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The Works of Edgar Allan Poe Raven Edition Volume 1


page 7 of 7 | page 1 | The Works of Edgar Allan Poe Volume 1

Complete Stories and Poems of Edgar Allan Poe

"_Monday, the 8th_. [Mr. Mason's MS.] This morning we had again some little trouble with the rod of the propeller, which must be entirely remodelled, for fear of serious accident - I mean the steel rod - not the vanes. The latter could not be improved. The wind has been blowing steadily and strongly from the north-east all day and so far fortune seems bent upon favoring us. Just before day, we were all somewhat alarmed at some odd noises and concussions in the balloon, accompanied with the apparent rapid subsidence of the whole machine. These phenomena were occasioned by the expansion of the gas, through increase of heat in the atmosphere, and the consequent disruption of the minute particles of ice with which the network had become encrusted during the night. Threw down several bottles to the vessels below. Saw one of them picked up by a large ship - seemingly one of the New York line packets. Endeavored to make out her name, but could not be sure of it. Mr. Osborne's telescope made it out something like "Atalanta." It is now 12, at night, and we are still going nearly west, at a rapid pace. The sea is peculiarly phosphorescent.

"P.S. [By Mr. Ainsworth.] It is now 2, A.M., and nearly calm, as well as I can judge - but it is very difficult to determine this point, since we move _with_ the air so completely. I have not slept since quitting Wheal-Vor, but can stand it no longer, and must take a nap. We cannot be far from the American coast.

"_Tuesday, the _9_th_. [Mr. Ainsworth's MS.] _One, P.M. We are in full view of the low coast of South Carolina_. The great problem is accomplished. We have crossed the Atlantic - fairly and _easily_ crossed it in a balloon! God be praised! Who shall say that anything is impossible hereafter?"

The Journal here ceases. Some particulars of the descent were communicated, however, by Mr. Ainsworth to Mr. Forsyth. It was nearly dead calm when the voyagers first came in view of the coast, which was immediately recognized by both the seamen, and by Mr. Osborne. The latter gentleman having acquaintances at Fort Moultrie, it was immediately resolved to descend in its vicinity. The balloon was brought over the beach (the tide being out and the sand hard, smooth, and admirably adapted for a descent,) and the grapnel let go, which took firm hold at once. The inhabitants of the island, and of the fort, thronged out, of course, to see the balloon; but it was with the greatest difficulty that any one could be made to credit the actual voyage - _the crossing of the Atlantic_. The grapnel caught at 2, P.M., precisely; and thus the whole voyage was completed in seventy-five hours; or rather less, counting from shore to shore. No serious accident occurred. No real danger was at any time apprehended. The balloon was exhausted and secured without trouble; and when the MS. from which this narrative is compiled was despatched from Charleston, the party were still at Fort Moultrie. Their farther intentions were not ascertained; but we can safely promise our readers some additional information either on Monday or in the course of the next day, at farthest.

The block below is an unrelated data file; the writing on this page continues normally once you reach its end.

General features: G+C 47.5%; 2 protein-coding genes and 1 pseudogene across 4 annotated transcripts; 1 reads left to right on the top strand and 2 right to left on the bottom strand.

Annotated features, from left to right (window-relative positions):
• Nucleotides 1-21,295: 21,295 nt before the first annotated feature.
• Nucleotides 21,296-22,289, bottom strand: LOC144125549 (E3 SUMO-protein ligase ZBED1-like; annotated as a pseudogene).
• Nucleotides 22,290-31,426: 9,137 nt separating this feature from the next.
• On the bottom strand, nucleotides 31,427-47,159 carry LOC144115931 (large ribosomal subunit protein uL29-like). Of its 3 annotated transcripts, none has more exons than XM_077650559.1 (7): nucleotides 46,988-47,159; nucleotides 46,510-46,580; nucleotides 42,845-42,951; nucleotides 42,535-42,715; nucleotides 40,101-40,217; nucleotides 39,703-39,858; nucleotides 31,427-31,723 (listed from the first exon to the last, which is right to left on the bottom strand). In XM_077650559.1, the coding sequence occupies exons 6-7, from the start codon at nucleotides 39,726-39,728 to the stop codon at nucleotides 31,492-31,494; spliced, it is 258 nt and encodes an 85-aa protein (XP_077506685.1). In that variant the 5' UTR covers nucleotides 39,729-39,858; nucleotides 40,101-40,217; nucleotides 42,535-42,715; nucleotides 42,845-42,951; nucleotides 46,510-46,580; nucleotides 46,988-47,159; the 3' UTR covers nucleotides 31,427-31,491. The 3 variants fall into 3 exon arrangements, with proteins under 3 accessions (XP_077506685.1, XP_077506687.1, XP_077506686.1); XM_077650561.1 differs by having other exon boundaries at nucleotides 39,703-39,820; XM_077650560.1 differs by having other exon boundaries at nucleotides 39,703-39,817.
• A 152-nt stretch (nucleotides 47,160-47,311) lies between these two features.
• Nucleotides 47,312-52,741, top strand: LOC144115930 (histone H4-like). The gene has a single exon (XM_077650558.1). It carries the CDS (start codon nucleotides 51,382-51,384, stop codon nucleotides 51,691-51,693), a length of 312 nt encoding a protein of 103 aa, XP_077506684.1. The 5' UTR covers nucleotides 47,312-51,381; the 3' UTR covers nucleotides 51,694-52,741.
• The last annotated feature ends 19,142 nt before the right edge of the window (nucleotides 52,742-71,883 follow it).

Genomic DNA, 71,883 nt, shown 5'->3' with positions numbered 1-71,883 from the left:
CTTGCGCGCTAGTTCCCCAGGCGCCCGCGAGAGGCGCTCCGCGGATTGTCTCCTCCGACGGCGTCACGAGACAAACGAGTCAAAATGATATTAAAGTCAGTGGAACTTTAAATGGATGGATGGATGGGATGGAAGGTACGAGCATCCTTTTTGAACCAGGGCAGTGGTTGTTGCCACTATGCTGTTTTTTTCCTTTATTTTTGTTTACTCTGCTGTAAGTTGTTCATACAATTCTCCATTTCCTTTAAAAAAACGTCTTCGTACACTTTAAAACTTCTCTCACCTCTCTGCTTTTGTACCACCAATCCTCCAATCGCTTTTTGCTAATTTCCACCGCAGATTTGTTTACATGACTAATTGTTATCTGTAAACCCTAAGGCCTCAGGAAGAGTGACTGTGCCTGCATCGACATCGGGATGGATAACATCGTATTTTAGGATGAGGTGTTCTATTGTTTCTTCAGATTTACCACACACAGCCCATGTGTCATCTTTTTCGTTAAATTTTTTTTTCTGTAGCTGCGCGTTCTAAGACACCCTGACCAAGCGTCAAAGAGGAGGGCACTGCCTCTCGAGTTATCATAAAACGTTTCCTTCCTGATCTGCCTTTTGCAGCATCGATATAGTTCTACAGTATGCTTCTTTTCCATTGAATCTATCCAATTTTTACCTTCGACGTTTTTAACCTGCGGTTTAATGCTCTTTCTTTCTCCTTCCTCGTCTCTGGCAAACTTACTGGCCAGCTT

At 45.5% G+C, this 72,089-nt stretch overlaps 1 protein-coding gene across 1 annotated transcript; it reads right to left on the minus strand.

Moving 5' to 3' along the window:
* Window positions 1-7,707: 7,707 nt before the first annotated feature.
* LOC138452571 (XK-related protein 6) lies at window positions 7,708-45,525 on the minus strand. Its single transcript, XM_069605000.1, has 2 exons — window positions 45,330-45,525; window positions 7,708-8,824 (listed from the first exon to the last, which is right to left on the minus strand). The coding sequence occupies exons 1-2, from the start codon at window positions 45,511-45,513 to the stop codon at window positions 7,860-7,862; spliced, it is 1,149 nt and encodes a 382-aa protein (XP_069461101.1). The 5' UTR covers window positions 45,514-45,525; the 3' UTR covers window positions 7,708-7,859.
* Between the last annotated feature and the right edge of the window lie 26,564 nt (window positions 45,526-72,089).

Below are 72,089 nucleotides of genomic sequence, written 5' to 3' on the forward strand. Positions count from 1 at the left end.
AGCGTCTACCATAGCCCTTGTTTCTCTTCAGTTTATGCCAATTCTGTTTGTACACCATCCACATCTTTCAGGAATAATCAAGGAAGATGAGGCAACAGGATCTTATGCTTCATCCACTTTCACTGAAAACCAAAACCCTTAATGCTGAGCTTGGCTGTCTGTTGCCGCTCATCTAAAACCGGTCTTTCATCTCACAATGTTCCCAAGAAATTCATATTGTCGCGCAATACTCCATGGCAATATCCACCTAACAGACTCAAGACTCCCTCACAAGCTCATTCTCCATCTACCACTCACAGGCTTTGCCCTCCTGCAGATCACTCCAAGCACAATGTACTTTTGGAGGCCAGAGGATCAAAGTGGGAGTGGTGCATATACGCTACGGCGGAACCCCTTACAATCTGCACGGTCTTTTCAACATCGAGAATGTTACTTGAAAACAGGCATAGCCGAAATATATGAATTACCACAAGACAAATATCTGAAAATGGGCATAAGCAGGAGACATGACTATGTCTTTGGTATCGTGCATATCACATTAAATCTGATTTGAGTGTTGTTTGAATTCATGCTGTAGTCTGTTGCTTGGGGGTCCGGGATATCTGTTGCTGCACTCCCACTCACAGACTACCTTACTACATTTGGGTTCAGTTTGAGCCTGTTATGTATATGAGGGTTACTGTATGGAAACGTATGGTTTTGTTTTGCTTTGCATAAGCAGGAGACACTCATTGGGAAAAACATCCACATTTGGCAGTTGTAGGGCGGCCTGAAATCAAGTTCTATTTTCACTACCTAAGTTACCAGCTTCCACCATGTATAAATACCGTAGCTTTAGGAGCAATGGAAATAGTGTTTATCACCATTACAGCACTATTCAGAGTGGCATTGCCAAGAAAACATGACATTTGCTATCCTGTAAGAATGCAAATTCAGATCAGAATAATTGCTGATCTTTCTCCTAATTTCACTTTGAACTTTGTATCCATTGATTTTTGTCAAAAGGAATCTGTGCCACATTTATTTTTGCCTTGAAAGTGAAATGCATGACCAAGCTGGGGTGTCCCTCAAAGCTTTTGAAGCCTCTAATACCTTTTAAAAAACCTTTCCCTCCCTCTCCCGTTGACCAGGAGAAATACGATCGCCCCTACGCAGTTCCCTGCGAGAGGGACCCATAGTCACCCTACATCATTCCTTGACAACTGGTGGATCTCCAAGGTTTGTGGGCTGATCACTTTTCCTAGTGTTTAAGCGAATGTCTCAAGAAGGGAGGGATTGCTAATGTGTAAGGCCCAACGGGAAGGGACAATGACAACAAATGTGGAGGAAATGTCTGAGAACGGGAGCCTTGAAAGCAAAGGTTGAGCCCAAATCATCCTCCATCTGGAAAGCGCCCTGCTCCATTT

This is unquestionably the most stupendous, the most interesting, and the most important undertaking, ever accomplished or even attempted by man. What magnificent events may ensue, it would be useless now to think of determining.

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{*1} _Note_. - Mr. Ainsworth has not attempted to account for this phenomenon, which, however, is quite susceptible of explanation. A line dropped from an elevation of 25,000 feet, perpendicularly to the surface of the earth (or sea), would form the perpendicular of a right-angled triangle, of which the base would extend from the right angle to the horizon, and the hypothenuse from the horizon to the balloon. But the 25,000 feet of altitude is little or nothing, in comparison with the extent of the prospect. In other words, the base and hypothenuse of the supposed triangle would be so long when compared with the perpendicular, that the two former may be regarded as nearly parallel. In this manner the horizon of the śronaut would appear to be _on a level_ with the car. But, as the point immediately beneath him seems, and is, at a great distance below him, it seems, of course, also, at a great distance below the horizon. Hence the impression of _concavity_; and this impression must remain, until the elevation shall bear so great a proportion to the extent of prospect, that the apparent parallelism of the base and hypothenuse disappears - when the earth's real convexity must become apparent.